On February 12th, 2014, between 9:00 AM USA Eastern Standard Time and 23:59 PM USA Eastern Standard Time (between Feb 12, 2014 19:30 PM Indian Standard Time and Feb 13 10:29 AM Indian Standard Time) (what would be the time at my place? : http://www.timeanddate.com/worldclock/converter.html), donations made to Isha Vidhya at the Global Giving portal will be matched 30% by Global Giving, upto a maximum of $1000 per donor, till the Global Giving matching funds of $75,000 run out.  This is a great opportunity for everyone to donate and show their support for Isha Vidhya’s work. The link is:

http://www.globalgiving.org/projects/ishavidhya

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Muhammad Yunus – the inspirator!

My friend, who works for RangDe had invited me to watch a video that was to be screened on the event of RangDe’s 6th birthday, on January 26th.

I was a bit familiar with RangDe’s work, and I have had the opportunity to interact with their people a couple of times. I was thinking probably it’s about the work that RangDe is doing in the areas of microcredit to needy people in India.

What I saw was totally incredible – it was a documentary video called ‘Bonsoi People’ by Holly Mosher, which talked about how Muhammad Yunus transformed the lives of millions of people in poverty-stricken Bangladesh. The model is ‘Teach a man to fish’ instead of giving them the fish. It totally made sense to me, as I think – enabling them with the little capital that they need to stand on their own legs will make them take their lives in their own hands and thrive.

A typical example was shown in the video – an enterprising mother, who started with a small loan – how she expanded her economic wellbeing by slowly – educating her child and making him to dream to become a fashion businessman, constructing a house, helping her neighbors by giving them work, etc.

This particular case in Bangladesh – The Grameen bank – for which Muhammad Yunus got the Nobel Price for Peace (Note: not for economics) – strongly displays the point that microcredit is not sucking money from people, but enabling them at grass roots. Muhammad believes that peace can be achieved only if there’s economic wellbeing among the masses – and it shows. His Grameen bank has touched the lives of millions of people in Bangladesh to take their lives in their own hands. 97% of them are women!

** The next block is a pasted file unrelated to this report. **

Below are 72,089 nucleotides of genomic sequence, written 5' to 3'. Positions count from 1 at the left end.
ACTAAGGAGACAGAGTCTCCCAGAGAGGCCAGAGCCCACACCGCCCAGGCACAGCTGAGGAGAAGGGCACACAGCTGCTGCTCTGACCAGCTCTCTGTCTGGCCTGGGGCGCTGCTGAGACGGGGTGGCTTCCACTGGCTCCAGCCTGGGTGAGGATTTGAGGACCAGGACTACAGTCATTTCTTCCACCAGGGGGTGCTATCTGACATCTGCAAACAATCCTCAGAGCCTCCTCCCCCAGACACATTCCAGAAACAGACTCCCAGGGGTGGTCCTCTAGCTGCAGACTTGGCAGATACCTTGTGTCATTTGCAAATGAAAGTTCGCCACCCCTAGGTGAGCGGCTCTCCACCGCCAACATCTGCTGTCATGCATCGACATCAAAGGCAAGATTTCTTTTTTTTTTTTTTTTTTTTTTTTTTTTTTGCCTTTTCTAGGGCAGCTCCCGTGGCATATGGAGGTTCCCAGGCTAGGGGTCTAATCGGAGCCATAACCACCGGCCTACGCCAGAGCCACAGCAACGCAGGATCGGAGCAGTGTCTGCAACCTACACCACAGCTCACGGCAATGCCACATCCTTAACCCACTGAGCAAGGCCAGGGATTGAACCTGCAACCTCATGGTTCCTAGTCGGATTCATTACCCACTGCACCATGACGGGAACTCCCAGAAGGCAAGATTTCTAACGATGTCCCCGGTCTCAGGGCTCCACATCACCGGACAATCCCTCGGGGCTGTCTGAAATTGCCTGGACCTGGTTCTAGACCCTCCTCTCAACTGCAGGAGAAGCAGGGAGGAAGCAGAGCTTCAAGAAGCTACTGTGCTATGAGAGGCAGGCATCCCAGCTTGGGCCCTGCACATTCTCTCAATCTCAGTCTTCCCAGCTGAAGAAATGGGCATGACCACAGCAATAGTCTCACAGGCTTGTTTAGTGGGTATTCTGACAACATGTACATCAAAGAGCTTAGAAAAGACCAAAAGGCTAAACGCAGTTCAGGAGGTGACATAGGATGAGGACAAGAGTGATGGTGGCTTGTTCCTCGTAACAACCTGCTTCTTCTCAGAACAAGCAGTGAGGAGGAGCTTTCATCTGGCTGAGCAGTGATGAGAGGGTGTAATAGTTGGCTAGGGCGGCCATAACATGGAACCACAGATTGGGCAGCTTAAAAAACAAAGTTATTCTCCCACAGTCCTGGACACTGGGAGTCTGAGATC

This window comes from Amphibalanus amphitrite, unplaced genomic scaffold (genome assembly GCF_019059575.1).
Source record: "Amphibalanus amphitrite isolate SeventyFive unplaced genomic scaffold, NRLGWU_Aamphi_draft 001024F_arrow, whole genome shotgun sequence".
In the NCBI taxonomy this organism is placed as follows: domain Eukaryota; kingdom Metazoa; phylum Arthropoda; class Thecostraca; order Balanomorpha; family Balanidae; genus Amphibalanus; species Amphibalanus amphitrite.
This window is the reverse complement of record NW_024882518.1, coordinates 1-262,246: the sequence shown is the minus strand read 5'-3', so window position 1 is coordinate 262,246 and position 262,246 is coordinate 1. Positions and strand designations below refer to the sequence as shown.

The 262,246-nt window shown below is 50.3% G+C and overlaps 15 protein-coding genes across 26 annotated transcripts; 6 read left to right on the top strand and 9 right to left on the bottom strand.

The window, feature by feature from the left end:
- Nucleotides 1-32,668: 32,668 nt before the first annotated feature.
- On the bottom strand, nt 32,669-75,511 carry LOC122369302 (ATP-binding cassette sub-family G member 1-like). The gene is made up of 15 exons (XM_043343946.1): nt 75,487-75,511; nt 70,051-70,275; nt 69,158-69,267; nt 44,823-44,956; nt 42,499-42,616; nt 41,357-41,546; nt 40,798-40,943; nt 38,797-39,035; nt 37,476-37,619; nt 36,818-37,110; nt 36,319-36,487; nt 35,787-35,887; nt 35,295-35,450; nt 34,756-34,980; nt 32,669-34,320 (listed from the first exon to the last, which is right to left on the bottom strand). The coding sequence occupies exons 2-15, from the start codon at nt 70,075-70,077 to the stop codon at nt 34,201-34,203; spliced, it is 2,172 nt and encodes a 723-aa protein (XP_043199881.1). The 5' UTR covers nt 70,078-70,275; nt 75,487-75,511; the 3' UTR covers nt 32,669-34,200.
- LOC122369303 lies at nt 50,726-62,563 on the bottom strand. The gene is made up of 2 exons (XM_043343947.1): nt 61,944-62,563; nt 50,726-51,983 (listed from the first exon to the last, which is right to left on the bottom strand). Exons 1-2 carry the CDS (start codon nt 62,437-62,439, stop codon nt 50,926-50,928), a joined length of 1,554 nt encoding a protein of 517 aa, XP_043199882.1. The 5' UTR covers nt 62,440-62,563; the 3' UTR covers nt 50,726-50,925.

It was also interesting to note that Grameen Bank didn’t just stop by giving loans and then collecting them- they have a bank representative who becomes like a family member and cares for what’s happening on a day-to-day basis with their clients. If they have a problem, they try to address it. They give directives to the people on how to live – for example, they stress that having a strong house and roof is important for people – because if they get wet or infected, their health is affected and sometimes they even die.

They have 16 such directives. The one that touched me the most was ‘Limit the no. of babies that you have, so that you can care for them’. How true! How much I wish this message is passed on to the central Indian states where people are having babies just for labour! How are we going to spread the message of having less children, so that they can care enough for them, and also thus not contribute to the country’s burgeoning population! Yes, I feel, an attempt should be made.

India might be a different story from Bangladesh. The dynamics might be different, and the approach could be different to eradicate poverty, bring economic wellbeing, and then bring sense into them to make them not have more and more babies. But, the concept is the same. How it needs be made aware, communicated to the most economically backward rural, is what needs be worked on.